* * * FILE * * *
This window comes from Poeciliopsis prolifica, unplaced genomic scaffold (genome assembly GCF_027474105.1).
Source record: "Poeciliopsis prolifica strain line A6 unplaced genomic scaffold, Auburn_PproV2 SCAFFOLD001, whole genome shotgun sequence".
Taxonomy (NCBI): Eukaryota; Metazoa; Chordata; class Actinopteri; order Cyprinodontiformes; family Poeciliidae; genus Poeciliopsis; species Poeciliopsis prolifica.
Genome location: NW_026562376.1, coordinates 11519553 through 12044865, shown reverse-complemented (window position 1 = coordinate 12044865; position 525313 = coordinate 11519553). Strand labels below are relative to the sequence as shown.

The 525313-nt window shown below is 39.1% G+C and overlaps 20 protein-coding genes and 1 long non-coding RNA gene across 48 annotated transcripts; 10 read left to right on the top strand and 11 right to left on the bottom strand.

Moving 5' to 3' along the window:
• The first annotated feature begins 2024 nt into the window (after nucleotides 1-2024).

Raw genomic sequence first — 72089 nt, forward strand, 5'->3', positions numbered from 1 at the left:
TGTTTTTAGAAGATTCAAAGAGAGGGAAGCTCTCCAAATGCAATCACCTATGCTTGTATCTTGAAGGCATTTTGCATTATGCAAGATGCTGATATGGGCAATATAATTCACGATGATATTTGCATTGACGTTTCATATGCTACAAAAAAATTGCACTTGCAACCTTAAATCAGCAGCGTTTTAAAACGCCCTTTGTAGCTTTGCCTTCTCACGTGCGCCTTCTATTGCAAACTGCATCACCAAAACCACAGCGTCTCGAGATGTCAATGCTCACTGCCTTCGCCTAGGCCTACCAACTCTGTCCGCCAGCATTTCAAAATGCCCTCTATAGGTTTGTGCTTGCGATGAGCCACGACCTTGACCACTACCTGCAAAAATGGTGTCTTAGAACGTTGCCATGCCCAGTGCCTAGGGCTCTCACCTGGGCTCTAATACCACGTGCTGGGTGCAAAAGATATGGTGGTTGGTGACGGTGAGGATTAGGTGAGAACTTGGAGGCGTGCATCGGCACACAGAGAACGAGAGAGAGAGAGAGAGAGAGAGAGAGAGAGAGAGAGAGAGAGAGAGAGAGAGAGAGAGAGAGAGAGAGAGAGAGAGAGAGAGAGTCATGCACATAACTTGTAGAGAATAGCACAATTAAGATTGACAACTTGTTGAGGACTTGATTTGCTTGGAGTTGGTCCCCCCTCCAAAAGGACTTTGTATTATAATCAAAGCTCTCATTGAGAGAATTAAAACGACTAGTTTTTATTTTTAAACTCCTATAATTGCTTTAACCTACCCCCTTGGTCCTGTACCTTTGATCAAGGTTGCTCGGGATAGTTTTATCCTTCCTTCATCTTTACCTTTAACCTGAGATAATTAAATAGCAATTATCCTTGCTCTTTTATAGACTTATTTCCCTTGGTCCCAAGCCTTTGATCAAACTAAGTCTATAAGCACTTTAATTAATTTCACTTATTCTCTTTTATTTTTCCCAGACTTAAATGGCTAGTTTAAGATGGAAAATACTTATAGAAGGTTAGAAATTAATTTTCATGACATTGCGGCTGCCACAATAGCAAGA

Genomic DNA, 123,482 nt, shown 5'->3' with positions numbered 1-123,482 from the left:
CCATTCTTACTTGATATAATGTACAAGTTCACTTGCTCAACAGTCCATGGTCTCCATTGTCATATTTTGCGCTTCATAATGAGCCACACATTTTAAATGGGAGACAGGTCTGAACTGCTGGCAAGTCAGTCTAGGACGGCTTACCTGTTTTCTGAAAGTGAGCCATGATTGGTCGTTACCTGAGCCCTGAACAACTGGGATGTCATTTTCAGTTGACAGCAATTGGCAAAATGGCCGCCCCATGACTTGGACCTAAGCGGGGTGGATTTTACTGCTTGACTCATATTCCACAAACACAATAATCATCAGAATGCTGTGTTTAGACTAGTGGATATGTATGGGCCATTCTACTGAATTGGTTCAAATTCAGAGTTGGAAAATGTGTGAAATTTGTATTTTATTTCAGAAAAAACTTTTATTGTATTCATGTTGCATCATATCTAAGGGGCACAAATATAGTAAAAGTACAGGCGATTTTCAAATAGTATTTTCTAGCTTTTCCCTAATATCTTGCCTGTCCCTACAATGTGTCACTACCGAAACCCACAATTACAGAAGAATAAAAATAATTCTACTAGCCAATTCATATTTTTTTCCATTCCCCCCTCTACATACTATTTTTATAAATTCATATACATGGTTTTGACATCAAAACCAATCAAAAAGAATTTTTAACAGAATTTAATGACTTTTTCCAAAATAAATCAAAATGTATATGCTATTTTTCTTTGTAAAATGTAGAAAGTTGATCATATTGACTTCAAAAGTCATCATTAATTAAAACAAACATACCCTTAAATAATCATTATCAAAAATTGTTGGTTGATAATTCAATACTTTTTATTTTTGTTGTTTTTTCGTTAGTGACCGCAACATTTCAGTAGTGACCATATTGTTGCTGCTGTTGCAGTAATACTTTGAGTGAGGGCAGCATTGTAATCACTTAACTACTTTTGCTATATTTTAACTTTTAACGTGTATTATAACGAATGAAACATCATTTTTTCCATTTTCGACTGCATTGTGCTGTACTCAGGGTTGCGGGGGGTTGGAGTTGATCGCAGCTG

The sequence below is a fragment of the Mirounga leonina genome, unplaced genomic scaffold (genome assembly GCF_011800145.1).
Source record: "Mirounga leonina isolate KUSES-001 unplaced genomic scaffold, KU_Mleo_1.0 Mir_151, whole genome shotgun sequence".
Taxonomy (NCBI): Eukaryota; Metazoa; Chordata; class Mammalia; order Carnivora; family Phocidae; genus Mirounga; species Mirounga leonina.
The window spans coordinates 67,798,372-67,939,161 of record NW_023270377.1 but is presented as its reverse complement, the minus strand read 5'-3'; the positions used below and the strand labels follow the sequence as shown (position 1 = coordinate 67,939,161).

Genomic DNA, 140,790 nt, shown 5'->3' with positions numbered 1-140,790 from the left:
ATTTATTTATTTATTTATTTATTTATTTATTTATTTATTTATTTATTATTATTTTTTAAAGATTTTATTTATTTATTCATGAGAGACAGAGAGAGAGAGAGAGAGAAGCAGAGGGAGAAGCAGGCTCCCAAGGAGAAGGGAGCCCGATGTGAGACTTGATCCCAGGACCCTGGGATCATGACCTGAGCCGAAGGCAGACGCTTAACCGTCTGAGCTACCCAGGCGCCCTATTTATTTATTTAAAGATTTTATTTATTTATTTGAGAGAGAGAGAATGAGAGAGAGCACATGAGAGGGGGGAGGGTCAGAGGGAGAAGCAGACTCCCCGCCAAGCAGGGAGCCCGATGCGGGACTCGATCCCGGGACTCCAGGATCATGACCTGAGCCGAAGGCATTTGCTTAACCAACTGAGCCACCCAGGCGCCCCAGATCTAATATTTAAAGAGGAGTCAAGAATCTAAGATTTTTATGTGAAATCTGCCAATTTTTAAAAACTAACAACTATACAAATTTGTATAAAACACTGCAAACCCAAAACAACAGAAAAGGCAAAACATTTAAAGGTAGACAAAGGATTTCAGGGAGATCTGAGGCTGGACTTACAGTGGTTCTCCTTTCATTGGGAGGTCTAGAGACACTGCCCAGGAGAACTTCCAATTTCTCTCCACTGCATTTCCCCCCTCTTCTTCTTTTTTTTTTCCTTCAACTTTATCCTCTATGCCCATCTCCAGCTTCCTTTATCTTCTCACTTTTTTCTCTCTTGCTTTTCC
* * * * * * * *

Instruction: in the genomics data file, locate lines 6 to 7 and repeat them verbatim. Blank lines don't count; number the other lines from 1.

Moving 5' to 3' along the window:
• The first annotated feature begins 2024 nt into the window (after nucleotides 1-2024).